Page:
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Scalar field transformation behaviour of N=4 SYM after a topological twist

+ 5 like - 0 dislike

Why do scalars transform as 2-forms after a topological twist?

I'm currently looking at this paper https://arxiv.org/abs/1403.2530. There they analyze a topological twist on N=4 SYM theory on Kähler 2-fold.

After doing a topological twist with the $\mathcal{R}$-symmetry as well as an additional $U(1)$ symmetry in a $N=4$ SYM, the 6 real scalars of the multiplet are reorganized under the twisted holonomy group: $$ G = SU(2)_L \times U(1)_{J'} $$ with $U(1)_{J'} \subset SU(2)_R$. The important part is now that the 6 scalars can be reorganized in a way including two complex fields: $$ (\boldsymbol{1})_2 \oplus (\boldsymbol{1})_{-2} $$ It is now stated that these two fields can be identified with a (2,0) and a (0,2) form. My question is, how can this identification be reached exactly ?

It is of course obvious that after twisting and obtaining charge under the $U(1)_{J'} \subset U(2)$ of the holonomy group, these fields cannot transform simply as scalars anymore, but how can i conclude from their $U(1)$ charge on the exact transformation behaviour ?

This is probably connected to another question of mine, in another paper on this topic it is stated that the spinors in these theories could be understood as sections of $\boldsymbol{S}^{\pm} \otimes K^{1/2}$ with $\boldsymbol{S}^{\pm}$ denoting the spin bundle and $K^{1/2}$ the square root of the canonical bundle of the base manifold and that by twisting with the $\mathcal{R}$-symmetry we just untwist these twisted differential forms, but I don't get why spinors are not just sections of the spin bundle solely in the first place.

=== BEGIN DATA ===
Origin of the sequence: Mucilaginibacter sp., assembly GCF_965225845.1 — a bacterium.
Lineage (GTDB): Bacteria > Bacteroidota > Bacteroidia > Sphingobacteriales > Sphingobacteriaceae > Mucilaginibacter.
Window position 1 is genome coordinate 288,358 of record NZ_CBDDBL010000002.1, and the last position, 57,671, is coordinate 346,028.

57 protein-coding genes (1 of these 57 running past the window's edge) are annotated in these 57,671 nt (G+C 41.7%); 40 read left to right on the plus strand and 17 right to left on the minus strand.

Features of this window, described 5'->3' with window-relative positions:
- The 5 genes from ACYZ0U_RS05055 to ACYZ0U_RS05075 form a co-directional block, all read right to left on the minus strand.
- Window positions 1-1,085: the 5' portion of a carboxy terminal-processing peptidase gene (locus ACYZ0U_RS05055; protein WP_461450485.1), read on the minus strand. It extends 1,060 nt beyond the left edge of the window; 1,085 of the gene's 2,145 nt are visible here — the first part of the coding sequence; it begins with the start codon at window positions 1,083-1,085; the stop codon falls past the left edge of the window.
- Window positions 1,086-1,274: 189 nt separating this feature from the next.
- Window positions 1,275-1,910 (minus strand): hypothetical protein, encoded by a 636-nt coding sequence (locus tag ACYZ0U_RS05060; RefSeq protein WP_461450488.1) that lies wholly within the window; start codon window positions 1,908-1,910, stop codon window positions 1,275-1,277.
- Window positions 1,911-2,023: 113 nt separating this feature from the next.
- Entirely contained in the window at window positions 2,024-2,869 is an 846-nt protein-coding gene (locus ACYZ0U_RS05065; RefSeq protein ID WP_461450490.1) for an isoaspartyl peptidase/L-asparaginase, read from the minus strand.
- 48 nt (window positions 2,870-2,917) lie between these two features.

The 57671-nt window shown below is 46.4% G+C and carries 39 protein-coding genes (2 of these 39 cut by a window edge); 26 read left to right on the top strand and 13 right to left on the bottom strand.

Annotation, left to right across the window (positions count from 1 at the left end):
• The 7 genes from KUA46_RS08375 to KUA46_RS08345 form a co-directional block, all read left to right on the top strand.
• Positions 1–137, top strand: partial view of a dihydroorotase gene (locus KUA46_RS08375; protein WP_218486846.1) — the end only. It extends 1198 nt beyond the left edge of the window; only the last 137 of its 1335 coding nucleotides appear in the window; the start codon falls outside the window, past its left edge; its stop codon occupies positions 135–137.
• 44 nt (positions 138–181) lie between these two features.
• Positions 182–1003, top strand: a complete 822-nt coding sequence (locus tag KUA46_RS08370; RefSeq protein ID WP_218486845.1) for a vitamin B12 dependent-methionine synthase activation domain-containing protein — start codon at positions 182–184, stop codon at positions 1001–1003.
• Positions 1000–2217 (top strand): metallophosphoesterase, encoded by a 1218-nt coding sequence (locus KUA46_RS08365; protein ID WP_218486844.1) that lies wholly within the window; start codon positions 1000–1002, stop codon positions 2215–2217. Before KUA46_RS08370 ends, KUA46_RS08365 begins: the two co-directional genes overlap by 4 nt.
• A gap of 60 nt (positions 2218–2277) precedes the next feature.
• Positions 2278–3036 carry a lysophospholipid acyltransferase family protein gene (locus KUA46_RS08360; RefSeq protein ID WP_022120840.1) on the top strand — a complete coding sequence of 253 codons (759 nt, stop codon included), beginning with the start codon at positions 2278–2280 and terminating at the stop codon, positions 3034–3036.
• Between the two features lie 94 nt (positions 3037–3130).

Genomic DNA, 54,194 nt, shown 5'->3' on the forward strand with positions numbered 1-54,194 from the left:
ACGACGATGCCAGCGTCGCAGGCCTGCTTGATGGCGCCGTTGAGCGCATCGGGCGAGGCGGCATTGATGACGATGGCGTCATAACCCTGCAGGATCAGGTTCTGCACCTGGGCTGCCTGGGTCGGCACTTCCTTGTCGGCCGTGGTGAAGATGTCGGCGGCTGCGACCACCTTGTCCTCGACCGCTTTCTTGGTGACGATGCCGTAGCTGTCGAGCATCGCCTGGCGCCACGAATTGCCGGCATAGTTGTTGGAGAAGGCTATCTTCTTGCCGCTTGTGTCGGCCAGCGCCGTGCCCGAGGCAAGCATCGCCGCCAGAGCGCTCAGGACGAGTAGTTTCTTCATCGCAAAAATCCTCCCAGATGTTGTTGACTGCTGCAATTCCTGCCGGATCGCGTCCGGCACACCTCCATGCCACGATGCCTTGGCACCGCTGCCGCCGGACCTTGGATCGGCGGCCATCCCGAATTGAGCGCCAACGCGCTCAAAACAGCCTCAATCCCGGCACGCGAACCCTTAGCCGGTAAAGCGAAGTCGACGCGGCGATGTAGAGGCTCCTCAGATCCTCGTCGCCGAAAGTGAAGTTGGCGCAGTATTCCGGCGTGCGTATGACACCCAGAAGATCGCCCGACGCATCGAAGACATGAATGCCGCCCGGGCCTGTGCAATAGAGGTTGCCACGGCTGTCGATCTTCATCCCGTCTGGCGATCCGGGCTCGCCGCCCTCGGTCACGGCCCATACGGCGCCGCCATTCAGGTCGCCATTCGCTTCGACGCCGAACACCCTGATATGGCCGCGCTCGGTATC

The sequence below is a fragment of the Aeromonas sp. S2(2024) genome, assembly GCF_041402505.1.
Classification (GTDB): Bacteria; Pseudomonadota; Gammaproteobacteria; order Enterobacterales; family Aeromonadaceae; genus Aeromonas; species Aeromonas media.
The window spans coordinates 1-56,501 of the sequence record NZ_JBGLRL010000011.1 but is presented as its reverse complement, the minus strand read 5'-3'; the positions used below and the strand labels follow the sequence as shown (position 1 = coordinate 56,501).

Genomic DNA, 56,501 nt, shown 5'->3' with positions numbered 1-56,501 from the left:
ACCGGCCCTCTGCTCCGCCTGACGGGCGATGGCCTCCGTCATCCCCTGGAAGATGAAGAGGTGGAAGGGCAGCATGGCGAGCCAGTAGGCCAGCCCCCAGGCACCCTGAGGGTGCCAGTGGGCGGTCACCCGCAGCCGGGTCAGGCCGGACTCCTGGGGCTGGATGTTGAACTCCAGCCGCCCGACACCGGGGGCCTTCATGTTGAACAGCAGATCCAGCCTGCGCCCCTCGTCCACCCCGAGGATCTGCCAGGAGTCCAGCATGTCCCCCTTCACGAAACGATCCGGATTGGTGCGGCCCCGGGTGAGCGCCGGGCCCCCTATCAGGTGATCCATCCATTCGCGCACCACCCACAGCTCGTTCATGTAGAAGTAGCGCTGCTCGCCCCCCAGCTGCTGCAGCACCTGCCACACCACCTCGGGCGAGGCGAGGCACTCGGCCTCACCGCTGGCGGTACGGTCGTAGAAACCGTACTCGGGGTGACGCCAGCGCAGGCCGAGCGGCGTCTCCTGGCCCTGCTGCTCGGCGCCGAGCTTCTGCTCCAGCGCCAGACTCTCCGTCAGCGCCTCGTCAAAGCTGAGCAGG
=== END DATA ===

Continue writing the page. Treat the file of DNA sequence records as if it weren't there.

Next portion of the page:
An answer for the first question only would be totally enough, just wanted to illuminate my confusion here a bit further.

This post imported from StackExchange Physics at 2016-12-25 09:32 (UTC), posted by SE-user Moe

asked Dec 23, 2016 in Theoretical Physics by Moe (25 points) [ revision history ]
edited Dec 31, 2016 by Dilaton

1 Answer

+ 3 like - 0 dislike

Spinors are globally defined on spin manifolds. In order to get spinors globally defined you need a $Spin$ structure on the manifold. Not all Kahler manifolds are $Spin$. Despite that, all Kahler manifolds are $Spin_c$ which requires twisting the Spin bundle with the "square-root" of a line bundle such that sign ambiguities are washed up. This should answer the second part of your question. 

*As for the first part, this is just a consequence of the embedding of the new rotation group to the old one. You just need to make sure agree. I will try to find some time to answer this question in more detail.

answered May 31 by conformal_gk (3,535 points) [ no revision ]

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